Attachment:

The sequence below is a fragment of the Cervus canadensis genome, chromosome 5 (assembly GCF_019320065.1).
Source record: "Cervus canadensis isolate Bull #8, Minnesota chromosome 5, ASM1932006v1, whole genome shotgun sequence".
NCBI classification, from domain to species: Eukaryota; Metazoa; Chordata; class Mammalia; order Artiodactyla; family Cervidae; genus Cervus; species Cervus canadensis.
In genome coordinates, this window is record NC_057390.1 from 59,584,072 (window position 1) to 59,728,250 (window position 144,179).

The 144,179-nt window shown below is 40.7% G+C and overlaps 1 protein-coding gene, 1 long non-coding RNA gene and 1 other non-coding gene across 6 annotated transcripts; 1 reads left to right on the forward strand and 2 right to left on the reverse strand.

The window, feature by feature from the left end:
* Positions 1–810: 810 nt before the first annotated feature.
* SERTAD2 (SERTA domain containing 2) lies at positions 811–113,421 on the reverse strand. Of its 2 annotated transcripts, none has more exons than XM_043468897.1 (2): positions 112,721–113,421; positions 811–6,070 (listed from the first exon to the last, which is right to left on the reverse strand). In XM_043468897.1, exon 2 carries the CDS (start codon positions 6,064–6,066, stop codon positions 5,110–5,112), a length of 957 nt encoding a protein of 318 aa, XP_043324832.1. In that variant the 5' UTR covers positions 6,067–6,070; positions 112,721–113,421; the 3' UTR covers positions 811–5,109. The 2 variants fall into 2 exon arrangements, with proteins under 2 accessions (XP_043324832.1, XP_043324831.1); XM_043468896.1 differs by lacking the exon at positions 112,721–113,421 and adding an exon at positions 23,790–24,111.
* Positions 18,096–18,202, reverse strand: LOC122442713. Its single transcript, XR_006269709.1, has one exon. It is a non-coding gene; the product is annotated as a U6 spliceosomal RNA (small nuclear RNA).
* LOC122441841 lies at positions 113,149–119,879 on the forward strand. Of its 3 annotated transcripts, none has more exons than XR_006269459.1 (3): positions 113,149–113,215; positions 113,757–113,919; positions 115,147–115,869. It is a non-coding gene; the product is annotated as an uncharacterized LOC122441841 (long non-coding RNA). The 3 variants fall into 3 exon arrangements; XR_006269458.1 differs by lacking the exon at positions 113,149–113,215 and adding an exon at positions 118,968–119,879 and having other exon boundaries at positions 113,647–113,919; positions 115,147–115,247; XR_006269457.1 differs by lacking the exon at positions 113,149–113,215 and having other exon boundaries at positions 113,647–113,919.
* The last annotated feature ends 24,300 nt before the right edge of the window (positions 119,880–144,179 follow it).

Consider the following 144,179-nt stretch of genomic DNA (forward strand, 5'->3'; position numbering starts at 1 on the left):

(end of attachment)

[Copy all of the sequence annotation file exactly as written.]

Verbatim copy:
The sequence below is a fragment of the Cervus canadensis genome, chromosome 5 (assembly GCF_019320065.1).
Source record: "Cervus canadensis isolate Bull #8, Minnesota chromosome 5, ASM1932006v1, whole genome shotgun sequence".
NCBI classification, from domain to species: Eukaryota; Metazoa; Chordata; class Mammalia; order Artiodactyla; family Cervidae; genus Cervus; species Cervus canadensis.
In genome coordinates, this window is record NC_057390.1 from 59,584,072 (window position 1) to 59,728,250 (window position 144,179).

The 144,179-nt window shown below is 40.7% G+C and overlaps 1 protein-coding gene, 1 long non-coding RNA gene and 1 other non-coding gene across 6 annotated transcripts; 1 reads left to right on the forward strand and 2 right to left on the reverse strand.

The window, feature by feature from the left end:
* Positions 1–810: 810 nt before the first annotated feature.
* SERTAD2 (SERTA domain containing 2) lies at positions 811–113,421 on the reverse strand. Of its 2 annotated transcripts, none has more exons than XM_043468897.1 (2): positions 112,721–113,421; positions 811–6,070 (listed from the first exon to the last, which is right to left on the reverse strand). In XM_043468897.1, exon 2 carries the CDS (start codon positions 6,064–6,066, stop codon positions 5,110–5,112), a length of 957 nt encoding a protein of 318 aa, XP_043324832.1. In that variant the 5' UTR covers positions 6,067–6,070; positions 112,721–113,421; the 3' UTR covers positions 811–5,109. The 2 variants fall into 2 exon arrangements, with proteins under 2 accessions (XP_043324832.1, XP_043324831.1); XM_043468896.1 differs by lacking the exon at positions 112,721–113,421 and adding an exon at positions 23,790–24,111.
* Positions 18,096–18,202, reverse strand: LOC122442713. Its single transcript, XR_006269709.1, has one exon. It is a non-coding gene; the product is annotated as a U6 spliceosomal RNA (small nuclear RNA).
* LOC122441841 lies at positions 113,149–119,879 on the forward strand. Of its 3 annotated transcripts, none has more exons than XR_006269459.1 (3): positions 113,149–113,215; positions 113,757–113,919; positions 115,147–115,869. It is a non-coding gene; the product is annotated as an uncharacterized LOC122441841 (long non-coding RNA). The 3 variants fall into 3 exon arrangements; XR_006269458.1 differs by lacking the exon at positions 113,149–113,215 and adding an exon at positions 118,968–119,879 and having other exon boundaries at positions 113,647–113,919; positions 115,147–115,247; XR_006269457.1 differs by lacking the exon at positions 113,149–113,215 and having other exon boundaries at positions 113,647–113,919.
* The last annotated feature ends 24,300 nt before the right edge of the window (positions 119,880–144,179 follow it).

Consider the following 144,179-nt stretch of genomic DNA (forward strand, 5'->3'; position numbering starts at 1 on the left):